The Armstrong Institute of Biblical Archaeology reports that the Israeli Antiquities Authority has excavated the tomb of a young woman, who they speculate was an elite courtesan or “hetairai.” Some excerpts read:
“Excavations conducted by the Israel Antiquities Authority near Hebron Road, in southern Jerusalem, have yielded the discovery of an ancient burial cave. Dating from the late fourth century to early third century b.c.e., this cave sheds light on the rare evidence associated with the Hellenistic period in Jerusalem.
“Remains of a cremated young woman were found in the cave. According to Dr. Guy Stiebel from the Department of Archaeology and the Ancient Near East at Tel Aviv University, “[T]his is, in fact, the earliest evidence in Israel of cremation in the Hellenistic period.” Together with the burned remains were a number of bent iron nails, as well as—most surprisingly—a bronze folding mirror, in such a state of preservation that “it looked as if it was made yesterday,” said Liat Oz, director of the excavations…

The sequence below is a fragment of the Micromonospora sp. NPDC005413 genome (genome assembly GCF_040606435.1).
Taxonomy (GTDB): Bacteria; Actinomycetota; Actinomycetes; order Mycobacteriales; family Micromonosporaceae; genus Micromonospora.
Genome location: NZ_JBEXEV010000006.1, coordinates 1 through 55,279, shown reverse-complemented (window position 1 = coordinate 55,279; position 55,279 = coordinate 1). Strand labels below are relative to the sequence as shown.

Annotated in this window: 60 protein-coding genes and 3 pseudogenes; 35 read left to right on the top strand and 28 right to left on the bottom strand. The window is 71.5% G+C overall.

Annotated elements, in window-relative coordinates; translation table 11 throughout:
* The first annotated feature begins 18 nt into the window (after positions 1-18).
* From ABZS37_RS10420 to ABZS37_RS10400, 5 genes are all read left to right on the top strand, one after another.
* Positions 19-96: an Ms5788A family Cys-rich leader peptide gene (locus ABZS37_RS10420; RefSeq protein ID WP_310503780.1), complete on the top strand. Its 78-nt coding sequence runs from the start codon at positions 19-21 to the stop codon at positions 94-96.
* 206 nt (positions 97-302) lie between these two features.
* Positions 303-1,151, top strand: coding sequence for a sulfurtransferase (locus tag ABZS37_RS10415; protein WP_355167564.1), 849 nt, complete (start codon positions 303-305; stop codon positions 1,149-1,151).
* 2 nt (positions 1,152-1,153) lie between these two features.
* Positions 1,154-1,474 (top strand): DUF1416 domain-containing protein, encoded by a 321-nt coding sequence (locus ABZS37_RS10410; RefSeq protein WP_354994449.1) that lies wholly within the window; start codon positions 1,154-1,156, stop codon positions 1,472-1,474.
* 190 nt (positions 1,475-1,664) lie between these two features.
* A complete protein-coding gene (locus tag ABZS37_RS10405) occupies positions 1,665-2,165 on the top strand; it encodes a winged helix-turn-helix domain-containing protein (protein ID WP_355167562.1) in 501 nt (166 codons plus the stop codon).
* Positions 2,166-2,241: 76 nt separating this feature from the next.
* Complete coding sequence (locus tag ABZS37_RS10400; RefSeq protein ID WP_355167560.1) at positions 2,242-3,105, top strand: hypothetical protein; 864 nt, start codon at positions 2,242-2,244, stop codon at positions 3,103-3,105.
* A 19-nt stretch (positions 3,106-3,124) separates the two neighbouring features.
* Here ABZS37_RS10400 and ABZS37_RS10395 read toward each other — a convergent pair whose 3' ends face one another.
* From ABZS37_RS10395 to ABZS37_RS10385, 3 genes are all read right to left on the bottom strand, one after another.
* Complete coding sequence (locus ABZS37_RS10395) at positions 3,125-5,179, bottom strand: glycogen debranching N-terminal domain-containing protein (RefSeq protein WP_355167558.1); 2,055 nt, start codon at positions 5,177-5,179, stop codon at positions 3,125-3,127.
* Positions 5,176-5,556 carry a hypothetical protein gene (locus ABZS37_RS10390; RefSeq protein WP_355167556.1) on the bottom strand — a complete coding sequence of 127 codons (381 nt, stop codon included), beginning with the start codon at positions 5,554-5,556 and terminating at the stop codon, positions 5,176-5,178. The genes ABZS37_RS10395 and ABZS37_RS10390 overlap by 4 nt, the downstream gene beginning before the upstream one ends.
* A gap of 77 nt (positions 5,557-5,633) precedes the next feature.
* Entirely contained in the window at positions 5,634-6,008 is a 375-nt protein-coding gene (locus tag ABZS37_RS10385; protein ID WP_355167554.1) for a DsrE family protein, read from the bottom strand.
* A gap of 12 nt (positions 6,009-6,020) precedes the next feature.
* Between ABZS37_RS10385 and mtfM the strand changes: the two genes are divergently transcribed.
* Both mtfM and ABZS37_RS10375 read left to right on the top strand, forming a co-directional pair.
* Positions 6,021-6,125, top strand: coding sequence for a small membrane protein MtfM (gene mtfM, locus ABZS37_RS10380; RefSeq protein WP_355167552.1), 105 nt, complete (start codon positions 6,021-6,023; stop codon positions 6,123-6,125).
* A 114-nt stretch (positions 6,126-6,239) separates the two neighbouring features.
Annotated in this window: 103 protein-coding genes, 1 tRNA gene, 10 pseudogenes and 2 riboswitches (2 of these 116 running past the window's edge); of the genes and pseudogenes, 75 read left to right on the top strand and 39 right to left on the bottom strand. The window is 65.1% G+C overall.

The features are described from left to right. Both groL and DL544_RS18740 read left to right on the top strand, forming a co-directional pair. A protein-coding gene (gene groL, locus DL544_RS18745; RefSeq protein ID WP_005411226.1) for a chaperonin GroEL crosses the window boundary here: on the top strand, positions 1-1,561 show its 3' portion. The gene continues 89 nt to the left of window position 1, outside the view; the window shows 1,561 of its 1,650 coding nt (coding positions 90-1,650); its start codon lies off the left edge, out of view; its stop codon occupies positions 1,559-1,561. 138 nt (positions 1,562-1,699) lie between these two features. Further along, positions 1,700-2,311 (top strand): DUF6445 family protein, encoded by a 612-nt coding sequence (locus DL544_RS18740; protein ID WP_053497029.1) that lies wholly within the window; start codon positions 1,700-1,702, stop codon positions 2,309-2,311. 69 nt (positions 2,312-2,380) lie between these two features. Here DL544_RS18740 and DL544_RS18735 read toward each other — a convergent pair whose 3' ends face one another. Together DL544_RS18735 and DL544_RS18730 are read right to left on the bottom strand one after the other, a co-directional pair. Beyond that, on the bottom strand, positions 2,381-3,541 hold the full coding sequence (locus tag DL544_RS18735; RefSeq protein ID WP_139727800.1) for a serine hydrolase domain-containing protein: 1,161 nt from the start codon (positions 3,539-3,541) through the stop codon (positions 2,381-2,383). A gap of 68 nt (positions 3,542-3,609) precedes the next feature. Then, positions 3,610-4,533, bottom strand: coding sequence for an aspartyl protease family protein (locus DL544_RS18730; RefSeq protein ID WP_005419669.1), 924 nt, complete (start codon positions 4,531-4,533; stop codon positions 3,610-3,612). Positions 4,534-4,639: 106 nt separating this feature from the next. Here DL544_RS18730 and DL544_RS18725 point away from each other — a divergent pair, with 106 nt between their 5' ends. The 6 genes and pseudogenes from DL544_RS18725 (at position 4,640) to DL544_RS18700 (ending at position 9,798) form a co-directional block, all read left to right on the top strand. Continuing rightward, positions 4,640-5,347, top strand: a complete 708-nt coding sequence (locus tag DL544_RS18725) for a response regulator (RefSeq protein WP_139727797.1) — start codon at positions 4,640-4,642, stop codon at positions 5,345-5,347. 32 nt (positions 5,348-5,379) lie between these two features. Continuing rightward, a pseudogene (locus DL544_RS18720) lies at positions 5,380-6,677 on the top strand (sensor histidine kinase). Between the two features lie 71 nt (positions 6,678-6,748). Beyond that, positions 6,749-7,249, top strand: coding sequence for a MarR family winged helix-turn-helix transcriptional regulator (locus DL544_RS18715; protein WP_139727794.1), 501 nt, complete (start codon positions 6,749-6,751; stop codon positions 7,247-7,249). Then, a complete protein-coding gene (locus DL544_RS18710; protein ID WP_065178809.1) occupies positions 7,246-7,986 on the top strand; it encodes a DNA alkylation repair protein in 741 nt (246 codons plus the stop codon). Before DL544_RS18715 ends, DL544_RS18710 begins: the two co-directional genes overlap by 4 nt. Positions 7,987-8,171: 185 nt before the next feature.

“The researchers believe that the woman was a traveling courtesan (or hetaira) to a high-ranking Hellenistic military official, as opposed to a married woman. This is because married Greek women rarely left the home or joined their husbands on military campaigns. Further, ‘[t]he fact that there was no settlement near the burial cave, seemingly indicates that this is the tomb of a Greek woman … buried on the roadside,’ according to the press release.”
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Thanks to Soror Amy for the tip!